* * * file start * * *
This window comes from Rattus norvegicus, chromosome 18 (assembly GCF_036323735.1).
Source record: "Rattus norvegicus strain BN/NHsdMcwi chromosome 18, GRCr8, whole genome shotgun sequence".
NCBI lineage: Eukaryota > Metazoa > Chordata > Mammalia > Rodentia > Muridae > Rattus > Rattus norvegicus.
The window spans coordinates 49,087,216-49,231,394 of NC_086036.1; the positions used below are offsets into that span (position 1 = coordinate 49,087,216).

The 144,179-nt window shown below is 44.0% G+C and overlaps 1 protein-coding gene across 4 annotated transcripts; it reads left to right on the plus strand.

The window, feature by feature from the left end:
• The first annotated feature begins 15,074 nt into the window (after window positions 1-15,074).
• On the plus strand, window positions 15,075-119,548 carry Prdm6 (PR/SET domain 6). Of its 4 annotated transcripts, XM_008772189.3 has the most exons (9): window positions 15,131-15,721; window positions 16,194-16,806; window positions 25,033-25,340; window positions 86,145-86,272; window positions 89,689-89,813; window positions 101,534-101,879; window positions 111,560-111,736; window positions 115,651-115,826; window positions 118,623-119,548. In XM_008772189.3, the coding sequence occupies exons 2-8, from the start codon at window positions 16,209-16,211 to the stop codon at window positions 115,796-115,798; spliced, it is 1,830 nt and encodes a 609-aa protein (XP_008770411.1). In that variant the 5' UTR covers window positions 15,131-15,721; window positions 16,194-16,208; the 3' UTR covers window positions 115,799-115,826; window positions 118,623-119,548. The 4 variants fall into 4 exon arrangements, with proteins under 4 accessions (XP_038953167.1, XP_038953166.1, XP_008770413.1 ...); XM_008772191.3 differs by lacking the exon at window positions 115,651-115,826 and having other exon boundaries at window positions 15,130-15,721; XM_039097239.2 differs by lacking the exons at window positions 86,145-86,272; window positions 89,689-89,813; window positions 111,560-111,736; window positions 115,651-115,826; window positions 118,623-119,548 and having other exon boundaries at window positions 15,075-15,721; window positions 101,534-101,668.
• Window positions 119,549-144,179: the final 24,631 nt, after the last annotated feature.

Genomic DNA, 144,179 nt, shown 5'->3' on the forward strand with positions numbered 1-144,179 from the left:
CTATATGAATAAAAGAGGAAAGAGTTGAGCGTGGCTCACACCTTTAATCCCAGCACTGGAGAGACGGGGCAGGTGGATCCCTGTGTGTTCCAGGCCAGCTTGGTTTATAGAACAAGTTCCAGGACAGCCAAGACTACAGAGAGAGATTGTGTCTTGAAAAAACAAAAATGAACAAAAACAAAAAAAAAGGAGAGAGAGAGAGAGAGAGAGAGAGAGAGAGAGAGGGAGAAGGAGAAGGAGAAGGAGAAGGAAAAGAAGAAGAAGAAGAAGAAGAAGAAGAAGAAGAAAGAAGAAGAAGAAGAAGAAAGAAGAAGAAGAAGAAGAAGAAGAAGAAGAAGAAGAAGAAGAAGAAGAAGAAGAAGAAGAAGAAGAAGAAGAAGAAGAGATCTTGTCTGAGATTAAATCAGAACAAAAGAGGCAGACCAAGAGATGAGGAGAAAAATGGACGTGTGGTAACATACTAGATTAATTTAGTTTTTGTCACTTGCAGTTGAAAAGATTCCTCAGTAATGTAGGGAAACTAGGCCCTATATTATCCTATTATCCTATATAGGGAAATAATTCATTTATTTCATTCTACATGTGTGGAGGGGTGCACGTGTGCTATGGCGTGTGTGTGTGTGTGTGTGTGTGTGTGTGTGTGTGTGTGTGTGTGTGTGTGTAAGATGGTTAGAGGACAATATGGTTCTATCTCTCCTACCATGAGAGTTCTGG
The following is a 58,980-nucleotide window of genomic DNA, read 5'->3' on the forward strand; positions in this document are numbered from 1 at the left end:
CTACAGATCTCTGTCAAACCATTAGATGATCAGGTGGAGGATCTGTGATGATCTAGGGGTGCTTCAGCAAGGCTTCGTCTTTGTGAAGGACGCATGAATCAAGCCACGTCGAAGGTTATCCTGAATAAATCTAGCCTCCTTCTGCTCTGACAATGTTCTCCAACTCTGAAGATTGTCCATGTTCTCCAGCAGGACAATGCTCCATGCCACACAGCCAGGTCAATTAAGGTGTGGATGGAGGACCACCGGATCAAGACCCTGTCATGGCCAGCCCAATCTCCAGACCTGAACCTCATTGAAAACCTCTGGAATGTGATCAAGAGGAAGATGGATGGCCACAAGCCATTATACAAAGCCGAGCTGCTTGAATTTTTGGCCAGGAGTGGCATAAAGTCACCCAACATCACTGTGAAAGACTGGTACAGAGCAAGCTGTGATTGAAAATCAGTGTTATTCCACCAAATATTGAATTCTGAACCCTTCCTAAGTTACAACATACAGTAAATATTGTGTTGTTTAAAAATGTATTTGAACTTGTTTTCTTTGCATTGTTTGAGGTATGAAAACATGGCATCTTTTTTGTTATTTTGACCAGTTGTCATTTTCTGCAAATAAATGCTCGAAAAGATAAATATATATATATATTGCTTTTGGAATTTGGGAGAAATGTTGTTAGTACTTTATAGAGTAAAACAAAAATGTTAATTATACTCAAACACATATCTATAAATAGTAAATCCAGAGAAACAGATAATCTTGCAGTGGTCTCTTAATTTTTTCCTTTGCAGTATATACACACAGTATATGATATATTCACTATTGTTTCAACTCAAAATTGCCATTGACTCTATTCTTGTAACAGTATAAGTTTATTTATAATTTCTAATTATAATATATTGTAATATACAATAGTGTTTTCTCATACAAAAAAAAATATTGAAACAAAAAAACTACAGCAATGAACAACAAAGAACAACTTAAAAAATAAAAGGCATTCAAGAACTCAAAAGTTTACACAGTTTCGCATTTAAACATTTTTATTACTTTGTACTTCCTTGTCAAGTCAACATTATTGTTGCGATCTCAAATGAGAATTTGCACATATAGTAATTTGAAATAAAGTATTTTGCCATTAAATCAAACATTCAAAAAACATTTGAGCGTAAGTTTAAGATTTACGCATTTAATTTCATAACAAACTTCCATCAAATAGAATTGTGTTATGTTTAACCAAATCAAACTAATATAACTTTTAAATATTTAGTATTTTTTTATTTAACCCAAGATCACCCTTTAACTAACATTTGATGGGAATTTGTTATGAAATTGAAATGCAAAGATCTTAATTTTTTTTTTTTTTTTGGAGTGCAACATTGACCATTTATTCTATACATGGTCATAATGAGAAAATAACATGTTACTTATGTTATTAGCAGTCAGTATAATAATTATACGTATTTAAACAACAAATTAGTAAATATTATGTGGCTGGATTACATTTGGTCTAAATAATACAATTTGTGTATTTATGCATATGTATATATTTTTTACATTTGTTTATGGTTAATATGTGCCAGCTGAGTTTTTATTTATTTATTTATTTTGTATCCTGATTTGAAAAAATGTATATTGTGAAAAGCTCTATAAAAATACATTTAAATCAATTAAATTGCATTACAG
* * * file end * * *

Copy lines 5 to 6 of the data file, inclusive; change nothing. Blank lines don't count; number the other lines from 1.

The 144,179-nt window shown below is 44.0% G+C and overlaps 1 protein-coding gene across 4 annotated transcripts; it reads left to right on the plus strand.

The window, feature by feature from the left end: